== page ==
- Ahimsa: Non-violence
- Satya: Truthfulness
- Asteya: Non-stealing
- Brahmacharya: Energy conservation
- Aparigraha: Non-hoarding
Second Limb: Niyamas
The Niyamas are considered personal observances, laws, and rules. While the Yamas deliver ideas as to how we relate to the world at large, the Niyamas teach us about how to succeed introspectively.
- Saucha: Cleanliness
- Santosha: Contentment
- Tapas: Heat
- Svadhyaya: Self-study
- Isvarapranidhana: Surrender
Third Limb: Asana
Of all of the limbs, this is the one that our culture most often associates with yoga. Asana entails much of what you already know: putting the body into physical postures which enhance strength, balance, flexibility, and overall health. Asana is the practice of keeping the body, our “vehicle,” in the best health possible, so that we may be able to approach spirituality and personal growth with a clear mind.
Asana is not just about strong handstands and flexible hamstrings. Traditionally speaking, yoga was never the one-and-only practice. In fact, asana is only a preparatory practice. Yoga was invented to prepare the body and mind to be still for meditation.
Fourth Limb: Pranayama
Pranayama is the control of breath. By engaging in pranayama, we manage the flow of prana, or life-force, in the body. Breath control works in tandem with the physical posture to create optimum wellbeing. The asana, through hard work and discipline creates tapas, heat, which purifies the body. The pranayama, depending on the type, can also create heat, or calm, in the body to improve the function of the nervous system and respiratory system. When breath and posture come together, we create the calm necessary for successful meditation.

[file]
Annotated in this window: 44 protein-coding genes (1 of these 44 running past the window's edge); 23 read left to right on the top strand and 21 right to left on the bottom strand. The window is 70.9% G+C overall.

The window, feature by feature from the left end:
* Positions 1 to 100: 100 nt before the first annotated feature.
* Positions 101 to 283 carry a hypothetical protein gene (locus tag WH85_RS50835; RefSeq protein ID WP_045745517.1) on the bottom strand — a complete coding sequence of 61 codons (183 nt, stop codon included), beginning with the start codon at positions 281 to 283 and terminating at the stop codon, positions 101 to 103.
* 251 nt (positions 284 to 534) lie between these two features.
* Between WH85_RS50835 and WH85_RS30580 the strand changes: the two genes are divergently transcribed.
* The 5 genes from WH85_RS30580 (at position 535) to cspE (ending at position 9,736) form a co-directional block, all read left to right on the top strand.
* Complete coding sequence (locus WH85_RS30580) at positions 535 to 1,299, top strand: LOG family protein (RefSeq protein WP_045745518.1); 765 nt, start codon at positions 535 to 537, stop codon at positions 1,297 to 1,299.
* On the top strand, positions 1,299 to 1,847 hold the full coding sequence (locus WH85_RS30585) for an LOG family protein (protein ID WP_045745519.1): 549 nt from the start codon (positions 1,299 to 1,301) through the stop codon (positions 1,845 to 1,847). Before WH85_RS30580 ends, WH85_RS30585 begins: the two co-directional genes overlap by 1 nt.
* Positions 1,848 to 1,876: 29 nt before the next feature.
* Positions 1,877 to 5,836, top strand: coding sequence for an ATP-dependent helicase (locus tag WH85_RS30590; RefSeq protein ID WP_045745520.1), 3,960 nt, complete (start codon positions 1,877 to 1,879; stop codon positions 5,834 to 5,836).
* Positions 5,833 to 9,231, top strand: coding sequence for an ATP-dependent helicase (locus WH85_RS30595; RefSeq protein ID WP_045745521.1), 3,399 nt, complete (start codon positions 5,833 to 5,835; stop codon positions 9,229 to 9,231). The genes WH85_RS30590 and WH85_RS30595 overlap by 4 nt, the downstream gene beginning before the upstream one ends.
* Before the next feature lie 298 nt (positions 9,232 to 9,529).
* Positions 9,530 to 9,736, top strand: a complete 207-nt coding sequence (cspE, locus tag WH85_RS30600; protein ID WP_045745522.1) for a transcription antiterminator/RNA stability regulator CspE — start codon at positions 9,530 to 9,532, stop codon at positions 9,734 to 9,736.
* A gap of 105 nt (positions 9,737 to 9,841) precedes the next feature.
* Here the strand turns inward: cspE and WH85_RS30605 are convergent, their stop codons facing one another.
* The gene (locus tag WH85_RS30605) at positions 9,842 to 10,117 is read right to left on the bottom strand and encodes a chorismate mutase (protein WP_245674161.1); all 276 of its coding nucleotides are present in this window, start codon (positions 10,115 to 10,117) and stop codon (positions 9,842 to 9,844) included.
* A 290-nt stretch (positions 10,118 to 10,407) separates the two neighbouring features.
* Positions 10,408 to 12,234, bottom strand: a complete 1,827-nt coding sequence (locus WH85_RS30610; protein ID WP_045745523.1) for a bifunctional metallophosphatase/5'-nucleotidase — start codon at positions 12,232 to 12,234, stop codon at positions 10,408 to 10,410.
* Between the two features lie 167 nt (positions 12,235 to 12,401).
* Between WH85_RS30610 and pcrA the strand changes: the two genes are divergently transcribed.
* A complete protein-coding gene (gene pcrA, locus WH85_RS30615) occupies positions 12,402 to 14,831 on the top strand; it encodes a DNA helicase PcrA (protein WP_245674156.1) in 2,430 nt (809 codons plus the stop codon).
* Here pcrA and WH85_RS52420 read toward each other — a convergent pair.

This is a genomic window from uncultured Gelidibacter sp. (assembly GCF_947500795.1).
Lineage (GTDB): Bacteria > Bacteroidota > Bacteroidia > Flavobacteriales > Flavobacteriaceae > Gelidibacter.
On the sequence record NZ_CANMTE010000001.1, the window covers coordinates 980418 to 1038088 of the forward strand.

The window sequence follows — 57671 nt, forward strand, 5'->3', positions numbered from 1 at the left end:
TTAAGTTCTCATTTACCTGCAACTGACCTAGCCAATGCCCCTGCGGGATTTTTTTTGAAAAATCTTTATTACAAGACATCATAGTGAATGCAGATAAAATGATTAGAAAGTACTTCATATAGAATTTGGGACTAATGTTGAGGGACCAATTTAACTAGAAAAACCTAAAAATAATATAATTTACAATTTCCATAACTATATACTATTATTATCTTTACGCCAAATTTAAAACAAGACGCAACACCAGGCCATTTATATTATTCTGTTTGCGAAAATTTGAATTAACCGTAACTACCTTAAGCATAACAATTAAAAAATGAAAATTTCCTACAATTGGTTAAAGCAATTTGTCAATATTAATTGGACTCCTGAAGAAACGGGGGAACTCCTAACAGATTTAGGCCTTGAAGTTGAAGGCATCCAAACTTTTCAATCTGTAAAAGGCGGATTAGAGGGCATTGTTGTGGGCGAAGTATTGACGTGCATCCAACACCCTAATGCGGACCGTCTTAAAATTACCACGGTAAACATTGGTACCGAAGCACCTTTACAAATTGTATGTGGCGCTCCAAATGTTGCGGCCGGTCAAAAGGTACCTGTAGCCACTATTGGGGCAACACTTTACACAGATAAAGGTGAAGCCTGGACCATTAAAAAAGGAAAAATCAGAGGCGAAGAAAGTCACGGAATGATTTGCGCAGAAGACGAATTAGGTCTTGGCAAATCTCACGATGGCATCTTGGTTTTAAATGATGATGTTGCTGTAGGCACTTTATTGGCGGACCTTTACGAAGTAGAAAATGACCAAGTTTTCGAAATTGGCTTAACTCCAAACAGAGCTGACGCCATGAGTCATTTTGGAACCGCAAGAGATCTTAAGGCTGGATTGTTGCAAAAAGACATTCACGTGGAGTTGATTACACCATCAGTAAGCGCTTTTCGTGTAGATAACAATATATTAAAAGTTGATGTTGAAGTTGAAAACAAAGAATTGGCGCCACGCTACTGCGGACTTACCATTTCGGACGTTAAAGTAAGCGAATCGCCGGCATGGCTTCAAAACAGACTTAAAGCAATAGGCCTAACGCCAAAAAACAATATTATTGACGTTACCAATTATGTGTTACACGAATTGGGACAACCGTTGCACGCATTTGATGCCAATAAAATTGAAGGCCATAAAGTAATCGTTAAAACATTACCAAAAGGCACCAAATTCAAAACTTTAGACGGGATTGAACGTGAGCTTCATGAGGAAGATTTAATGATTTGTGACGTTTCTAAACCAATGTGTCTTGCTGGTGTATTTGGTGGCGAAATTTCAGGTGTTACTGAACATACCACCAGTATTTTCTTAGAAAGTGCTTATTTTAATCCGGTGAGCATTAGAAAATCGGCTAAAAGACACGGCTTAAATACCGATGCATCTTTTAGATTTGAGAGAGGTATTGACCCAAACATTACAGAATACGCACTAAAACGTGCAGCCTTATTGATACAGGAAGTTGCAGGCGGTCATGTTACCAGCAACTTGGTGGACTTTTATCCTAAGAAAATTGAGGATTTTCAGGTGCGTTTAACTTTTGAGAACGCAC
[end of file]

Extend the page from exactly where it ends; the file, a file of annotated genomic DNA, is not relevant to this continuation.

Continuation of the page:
Fifth Limb: Pratyahara
Pratyahara asks us to sever the connection from our senses, to external objects. When the senses do not depend on outside stimulants, we have pratyahara (restraint). If you have ever had a deeply meditative experience, you have inevitably experienced pratyahara because you were absorbed in meditation as opposed to the senses.
The concept of Dharana is the practice of focused concentration and closely relates to the work of pratyahara. Pratyahara comes first, as it takes sensory withdrawal in order to focus successfully in Dharana. Then, there’s channeling your focus on the breath, a specific visualization, or a physical object (such as a candle flame), to reach Dharana.